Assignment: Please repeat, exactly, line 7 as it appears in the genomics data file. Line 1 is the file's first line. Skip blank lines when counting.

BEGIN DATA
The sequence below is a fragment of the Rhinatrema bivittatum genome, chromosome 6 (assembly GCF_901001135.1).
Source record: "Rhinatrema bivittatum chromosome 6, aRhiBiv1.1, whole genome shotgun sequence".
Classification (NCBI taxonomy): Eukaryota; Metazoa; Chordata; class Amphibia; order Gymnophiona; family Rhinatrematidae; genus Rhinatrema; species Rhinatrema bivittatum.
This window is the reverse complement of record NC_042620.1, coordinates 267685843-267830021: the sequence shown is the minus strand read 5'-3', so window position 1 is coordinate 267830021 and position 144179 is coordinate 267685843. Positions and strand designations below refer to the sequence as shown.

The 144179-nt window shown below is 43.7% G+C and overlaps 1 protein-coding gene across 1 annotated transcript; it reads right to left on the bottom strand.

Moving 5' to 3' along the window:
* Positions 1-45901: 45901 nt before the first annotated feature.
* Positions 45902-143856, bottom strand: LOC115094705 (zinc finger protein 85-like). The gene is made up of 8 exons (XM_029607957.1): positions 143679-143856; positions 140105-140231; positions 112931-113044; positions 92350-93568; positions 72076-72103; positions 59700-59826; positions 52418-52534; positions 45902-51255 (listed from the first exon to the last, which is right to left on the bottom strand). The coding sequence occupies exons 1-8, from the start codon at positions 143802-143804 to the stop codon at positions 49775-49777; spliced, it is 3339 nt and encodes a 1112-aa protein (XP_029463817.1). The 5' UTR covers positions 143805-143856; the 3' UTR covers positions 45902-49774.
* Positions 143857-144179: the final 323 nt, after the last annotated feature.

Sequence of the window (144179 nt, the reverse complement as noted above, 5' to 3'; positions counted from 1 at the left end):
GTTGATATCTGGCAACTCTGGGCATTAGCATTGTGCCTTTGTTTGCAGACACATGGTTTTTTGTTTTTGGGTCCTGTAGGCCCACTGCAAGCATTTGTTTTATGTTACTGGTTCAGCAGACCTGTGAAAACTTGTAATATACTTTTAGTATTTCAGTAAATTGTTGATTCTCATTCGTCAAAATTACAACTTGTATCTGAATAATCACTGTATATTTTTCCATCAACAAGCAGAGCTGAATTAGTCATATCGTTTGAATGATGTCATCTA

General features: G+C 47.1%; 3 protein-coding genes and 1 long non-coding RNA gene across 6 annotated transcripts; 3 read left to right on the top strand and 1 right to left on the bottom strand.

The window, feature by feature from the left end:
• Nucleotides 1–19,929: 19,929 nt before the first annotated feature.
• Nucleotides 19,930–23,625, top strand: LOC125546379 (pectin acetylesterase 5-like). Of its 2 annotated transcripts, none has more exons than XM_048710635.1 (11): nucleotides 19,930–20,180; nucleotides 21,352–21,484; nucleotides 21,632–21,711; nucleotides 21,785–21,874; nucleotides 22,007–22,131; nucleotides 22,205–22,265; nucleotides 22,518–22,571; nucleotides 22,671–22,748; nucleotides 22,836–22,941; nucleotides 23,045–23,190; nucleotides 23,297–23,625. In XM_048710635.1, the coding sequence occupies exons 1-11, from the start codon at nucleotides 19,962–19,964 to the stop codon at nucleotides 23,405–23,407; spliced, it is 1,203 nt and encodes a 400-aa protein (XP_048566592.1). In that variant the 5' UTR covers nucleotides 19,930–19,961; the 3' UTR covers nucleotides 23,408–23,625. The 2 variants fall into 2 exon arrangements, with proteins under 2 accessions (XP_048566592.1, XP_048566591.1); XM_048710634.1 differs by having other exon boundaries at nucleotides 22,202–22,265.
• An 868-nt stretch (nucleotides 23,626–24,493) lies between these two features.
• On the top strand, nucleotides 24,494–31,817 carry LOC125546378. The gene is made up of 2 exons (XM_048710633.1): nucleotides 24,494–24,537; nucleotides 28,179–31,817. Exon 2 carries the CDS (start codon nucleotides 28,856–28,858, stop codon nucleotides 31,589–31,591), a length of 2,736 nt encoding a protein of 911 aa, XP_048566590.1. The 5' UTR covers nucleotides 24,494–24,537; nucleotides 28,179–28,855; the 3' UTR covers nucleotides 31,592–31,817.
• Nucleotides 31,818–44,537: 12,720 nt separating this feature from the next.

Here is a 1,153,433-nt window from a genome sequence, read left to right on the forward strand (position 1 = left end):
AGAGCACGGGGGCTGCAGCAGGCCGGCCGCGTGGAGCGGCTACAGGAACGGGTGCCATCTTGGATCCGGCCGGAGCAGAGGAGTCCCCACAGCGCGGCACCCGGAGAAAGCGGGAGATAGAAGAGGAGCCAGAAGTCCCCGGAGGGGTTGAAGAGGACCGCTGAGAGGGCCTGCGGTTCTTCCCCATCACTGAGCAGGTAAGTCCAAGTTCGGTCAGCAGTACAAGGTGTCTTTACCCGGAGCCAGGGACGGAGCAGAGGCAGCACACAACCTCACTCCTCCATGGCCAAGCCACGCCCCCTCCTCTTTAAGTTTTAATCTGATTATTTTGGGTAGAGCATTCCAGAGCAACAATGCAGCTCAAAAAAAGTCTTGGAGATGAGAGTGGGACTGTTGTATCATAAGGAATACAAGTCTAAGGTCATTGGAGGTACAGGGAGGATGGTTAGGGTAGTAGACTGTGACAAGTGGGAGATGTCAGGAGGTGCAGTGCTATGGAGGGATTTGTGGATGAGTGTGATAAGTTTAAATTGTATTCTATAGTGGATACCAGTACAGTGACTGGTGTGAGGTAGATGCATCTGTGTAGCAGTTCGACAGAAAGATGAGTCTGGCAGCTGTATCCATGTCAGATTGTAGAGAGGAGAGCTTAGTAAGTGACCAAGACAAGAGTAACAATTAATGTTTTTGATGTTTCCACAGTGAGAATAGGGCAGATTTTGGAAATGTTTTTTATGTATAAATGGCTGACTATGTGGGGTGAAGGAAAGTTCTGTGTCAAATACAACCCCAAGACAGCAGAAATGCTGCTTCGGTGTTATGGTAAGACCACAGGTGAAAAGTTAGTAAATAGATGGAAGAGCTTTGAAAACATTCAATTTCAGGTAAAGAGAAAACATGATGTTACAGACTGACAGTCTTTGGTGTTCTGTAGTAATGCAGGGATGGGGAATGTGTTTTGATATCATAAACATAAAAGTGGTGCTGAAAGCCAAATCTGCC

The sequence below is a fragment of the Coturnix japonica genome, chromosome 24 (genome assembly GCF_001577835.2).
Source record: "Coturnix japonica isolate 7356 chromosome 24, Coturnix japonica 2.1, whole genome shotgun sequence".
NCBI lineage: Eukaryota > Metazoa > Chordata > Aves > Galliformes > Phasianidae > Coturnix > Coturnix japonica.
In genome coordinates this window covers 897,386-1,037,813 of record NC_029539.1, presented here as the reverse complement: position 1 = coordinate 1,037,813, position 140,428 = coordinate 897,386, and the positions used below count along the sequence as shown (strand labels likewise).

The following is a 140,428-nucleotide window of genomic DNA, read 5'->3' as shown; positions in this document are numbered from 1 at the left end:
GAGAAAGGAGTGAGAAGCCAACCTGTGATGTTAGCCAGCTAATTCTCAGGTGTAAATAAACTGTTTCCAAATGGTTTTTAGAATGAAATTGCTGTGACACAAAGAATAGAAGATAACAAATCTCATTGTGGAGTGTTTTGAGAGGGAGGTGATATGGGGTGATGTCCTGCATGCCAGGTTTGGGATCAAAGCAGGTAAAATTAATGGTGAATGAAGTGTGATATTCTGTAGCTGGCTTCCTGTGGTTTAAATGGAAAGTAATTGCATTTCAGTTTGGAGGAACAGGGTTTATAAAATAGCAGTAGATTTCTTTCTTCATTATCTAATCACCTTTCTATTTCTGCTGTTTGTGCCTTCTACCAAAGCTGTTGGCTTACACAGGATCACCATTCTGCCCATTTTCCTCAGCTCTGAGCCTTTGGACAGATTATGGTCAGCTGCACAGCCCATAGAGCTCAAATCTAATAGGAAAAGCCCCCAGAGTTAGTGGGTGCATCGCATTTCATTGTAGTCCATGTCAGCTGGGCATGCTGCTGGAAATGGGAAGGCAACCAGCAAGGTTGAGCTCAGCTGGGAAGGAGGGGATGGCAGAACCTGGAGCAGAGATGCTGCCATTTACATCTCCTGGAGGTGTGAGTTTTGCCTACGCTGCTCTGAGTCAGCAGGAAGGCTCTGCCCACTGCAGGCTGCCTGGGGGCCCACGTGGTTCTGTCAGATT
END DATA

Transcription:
* Positions 1-45901: 45901 nt before the first annotated feature.